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ZingPath: Friction

The Advantages of Friction

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The Advantages of Friction

Physical Science

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Learners explore the advantages of friction in daily life.

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Now You Know

After completing this tutorial, you will be able to complete the following:

  • After completing this Activity Object, learners will be able to:
  • Define friction as the resisting force acting between bodies that tends to oppose motion.
  • Explain that friction can be good or bad, depending on the circumstances.
  • List examples of friction observed in daily life and identify them as advantageous or disadvantageous.

Everything You'll Have Covered

  • The word friction comes from the Latin fricare, which means "to rub." Scientists throughout history have contributed to our understanding of friction. Among the most notable are Leonardo da Vinci, Guillame Amontons, Leonard Euler, and Charles-Augustin de Coulomb. Important laws of friction include the following:
  • The force of friction is directly proportional to the applied load (Amonton's First Law of Friction).
  • The force of friction is independent of the apparent area of contact (Amonton's Second Law of Friction).
  • Kinetic friction is independent of the sliding velocity (Coulomb's Law of Friction).

Friction can be defined as the resisting force acting between bodies that tends to oppose motion. It depends on two variables-the types of surfaces in contact and the force pressing the surfaces against each other. For some time, scientists have explained friction in terms of surface roughness. Some surfaces feel rough, and it is easy to understand how these surfaces would cause friction. Even surfaces that feel smooth to the touch, though, can have bumps and grooves that are observable at the microscopic level. When two surfaces are touching each other, these bumps and grooves stick together, causing microwelds. The greater the force pushing the two surfaces against each other, the stronger the microwelds as more bumps and grooves come into contact. It might be noted that some scientists assert that friction can no longer be attributed to the roughness of surfaces. Instead, they claim, friction is a result of chemical bonding. Scientists of varying opinions admit there are still many unknowns regarding the subject of friction.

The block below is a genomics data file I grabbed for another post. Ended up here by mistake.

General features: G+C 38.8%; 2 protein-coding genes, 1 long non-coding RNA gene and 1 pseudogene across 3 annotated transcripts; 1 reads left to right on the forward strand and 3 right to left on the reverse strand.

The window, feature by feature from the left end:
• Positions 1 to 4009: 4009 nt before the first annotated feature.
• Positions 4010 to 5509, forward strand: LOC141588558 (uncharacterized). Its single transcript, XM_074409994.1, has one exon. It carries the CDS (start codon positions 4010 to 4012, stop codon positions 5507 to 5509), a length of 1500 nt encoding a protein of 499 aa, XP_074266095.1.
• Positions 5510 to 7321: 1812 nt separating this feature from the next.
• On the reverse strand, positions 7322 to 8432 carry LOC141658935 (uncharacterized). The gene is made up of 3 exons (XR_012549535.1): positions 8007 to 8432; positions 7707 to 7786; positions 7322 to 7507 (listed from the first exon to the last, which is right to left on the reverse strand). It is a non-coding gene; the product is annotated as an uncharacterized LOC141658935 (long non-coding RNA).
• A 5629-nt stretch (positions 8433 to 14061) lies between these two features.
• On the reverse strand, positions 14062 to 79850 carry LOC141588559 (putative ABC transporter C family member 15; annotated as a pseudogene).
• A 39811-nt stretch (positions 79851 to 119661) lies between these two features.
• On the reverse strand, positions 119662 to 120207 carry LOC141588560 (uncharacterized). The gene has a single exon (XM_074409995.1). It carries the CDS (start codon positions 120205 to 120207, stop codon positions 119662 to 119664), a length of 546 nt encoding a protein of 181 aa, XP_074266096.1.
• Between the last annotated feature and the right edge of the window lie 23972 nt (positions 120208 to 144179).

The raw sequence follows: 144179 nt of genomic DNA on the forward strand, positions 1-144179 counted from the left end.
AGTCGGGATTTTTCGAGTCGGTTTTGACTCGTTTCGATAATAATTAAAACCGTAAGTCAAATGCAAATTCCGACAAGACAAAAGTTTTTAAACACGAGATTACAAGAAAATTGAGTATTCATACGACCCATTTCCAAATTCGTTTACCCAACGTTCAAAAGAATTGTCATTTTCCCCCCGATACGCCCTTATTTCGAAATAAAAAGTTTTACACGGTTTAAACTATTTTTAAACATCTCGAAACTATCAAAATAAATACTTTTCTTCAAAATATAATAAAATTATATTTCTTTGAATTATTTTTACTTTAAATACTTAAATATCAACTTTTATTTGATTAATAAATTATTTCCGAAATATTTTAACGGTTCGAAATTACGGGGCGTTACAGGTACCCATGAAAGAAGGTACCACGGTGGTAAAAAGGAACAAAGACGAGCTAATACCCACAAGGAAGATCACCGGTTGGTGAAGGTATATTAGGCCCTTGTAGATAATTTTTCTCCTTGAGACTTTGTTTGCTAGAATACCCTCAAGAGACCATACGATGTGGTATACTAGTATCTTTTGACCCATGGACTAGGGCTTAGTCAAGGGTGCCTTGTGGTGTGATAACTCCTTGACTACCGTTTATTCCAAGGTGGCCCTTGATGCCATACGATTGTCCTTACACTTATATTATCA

We often refer to a few main types of friction-static friction, kinetic or sliding friction, and fluid friction. The causes of friction include surface roughness, molecular adhesion, and deformation effects. Static friction is friction between two solid objects that prevents the objects from moving relative to each other. The coefficient of static friction is typically denoted as Ás and is usually higher than the coefficient of kinetic friction for the same materials. An example of static friction is a heavy box that does not move even when a pushing force is applied. Kinetic, or sliding friction, is the force that opposes motion between two objects moving past each other. The coefficient of kinetic friction is typically denoted as Ák and is usually less than the coefficient of static friction for the same materials. An example of kinetic friction is the resistance presented by a heavy piece of furniture that requires a great deal of force to slide across the floor. Fluid friction is friction between a solid object and a fluid, such as a liquid or gas. An example of fluid friction is the drag on a swimmer in a race.

Tutorial Details

Approximate Time 35 Minutes
Pre-requisite Concepts none
Course Physical Science
Type of Tutorial Concept Development
Key Vocabulary brake, car, engine